According to Albert-Eden Community Board Member Graeme Easte, some people have been debating whether the road goes over the railway tracks or vice versa, in an attempt to identify who has ultimate responsibility

        More to the point, what is the matter with the NZ public that allow this kind of midset to control our country.

        What a terrible situation, (which the first responders must be recognised for), which I had not heard of until I read this post.

        With every such avoidable situation as this, we are allowing those charged with the safety and well being of NZ, to inflict further damage.

      • Arfamo 8.1.2

        What’s the matter with these people? Unless it happens to them, they don’t care. It’s that simple.

  9. AsleepWhileWalking 9

    A note on accessability – NZ is a party to the United Nations Resolution for the Rights of Disabled Persons. One of the points the treaty agreed upon is accessability, specifically for things such as public transport.

    For those who aren’t disabled you likely have no idea of just how little regard is given to those less mobile in particular, and how disabled needing modifications (eg to vehicles) have to fight over scraps of funding just so they can have basic independence.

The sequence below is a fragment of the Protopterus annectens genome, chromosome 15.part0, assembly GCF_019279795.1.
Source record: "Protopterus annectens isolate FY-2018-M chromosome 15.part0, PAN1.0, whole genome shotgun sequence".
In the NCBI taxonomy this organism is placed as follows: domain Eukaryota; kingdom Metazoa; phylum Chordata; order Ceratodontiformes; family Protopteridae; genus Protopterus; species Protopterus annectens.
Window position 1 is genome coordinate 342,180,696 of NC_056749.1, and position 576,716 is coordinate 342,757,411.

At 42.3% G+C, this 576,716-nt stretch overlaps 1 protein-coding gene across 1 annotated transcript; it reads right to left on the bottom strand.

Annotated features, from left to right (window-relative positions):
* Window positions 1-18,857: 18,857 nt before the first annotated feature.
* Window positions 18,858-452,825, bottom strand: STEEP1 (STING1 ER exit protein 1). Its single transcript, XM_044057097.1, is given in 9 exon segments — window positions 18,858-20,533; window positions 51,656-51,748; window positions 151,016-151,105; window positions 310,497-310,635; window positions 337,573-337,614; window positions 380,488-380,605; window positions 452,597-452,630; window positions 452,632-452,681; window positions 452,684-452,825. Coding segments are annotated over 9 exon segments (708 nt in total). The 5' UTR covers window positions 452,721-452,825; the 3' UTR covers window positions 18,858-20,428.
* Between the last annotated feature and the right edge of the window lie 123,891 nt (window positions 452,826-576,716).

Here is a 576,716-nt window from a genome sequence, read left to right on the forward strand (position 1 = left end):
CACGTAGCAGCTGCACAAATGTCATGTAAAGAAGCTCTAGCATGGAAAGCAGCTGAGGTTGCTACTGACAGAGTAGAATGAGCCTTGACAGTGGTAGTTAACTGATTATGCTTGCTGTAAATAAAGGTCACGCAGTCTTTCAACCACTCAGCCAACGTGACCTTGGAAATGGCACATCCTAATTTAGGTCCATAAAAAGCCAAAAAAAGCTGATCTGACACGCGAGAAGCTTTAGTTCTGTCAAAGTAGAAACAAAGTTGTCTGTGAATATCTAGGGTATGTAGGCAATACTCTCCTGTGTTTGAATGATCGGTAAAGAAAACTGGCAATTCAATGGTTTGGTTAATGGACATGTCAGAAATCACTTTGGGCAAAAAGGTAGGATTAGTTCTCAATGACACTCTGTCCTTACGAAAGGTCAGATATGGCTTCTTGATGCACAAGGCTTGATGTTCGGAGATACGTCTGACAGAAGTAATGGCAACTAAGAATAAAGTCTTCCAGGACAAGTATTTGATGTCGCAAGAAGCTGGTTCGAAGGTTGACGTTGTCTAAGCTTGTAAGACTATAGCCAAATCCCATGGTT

10. dewithiel 10

    The marginalisation of pedestrians is the consequence of a long-running and insidious campaign – dating from the 1920s – by car manufacturers and driver associations such as the AA aimed at ensuring that motor vehicles have priority on the roads. It was embraced enthusiastically by Auckland traffic engineers and their political masters who, from the 1950s onwards, have designed the city’s roads with one overriding principle: move more vehicular traffic faster. The initial step taken here was to abolish the tram system; this was followed by the construction of kilometres of motorway and arterial roads – a process which continues to receive the overwhelming bulk of transport funding. Sadly, 100s of people die on our roads every year, many of them pedestrians hit by motor vehicles but we don’t seem to care all that much and the police have become adept at ensuring that pedestrian behaviour is highlighted as being primarily culpable in these incidents. Yet when one wheelchair user is tragically hit by a train, ultimately because traffic engineers haven’t considered it a priority to grade separate our rail and road networks, the press goes into overdrive. The victim of this tragedy has all my sympathy; and the heroic actions of the two passer byes who sought to rescue her have all my admiration. But we should recognise that as a society we treat pedestrians as second class citizens; moreover, we should challenge the actions of the engineers and politicians whose venality and complacency has led to this awful outcome.

    • Ennui in Requiem 10.1

      There’s some common sense dewithiel. I have for a long time ridden my cycle on the footpath on the basis that my bike and cars / buses / trucks are incompatible in the same vicinity. The occasional cop and rare pedestrian raise some ire at this, to the cops I usually suggest they do their job, slow the traffic and make it safe for me. On the road I don’t feel as much a second class citizen as an endangered species.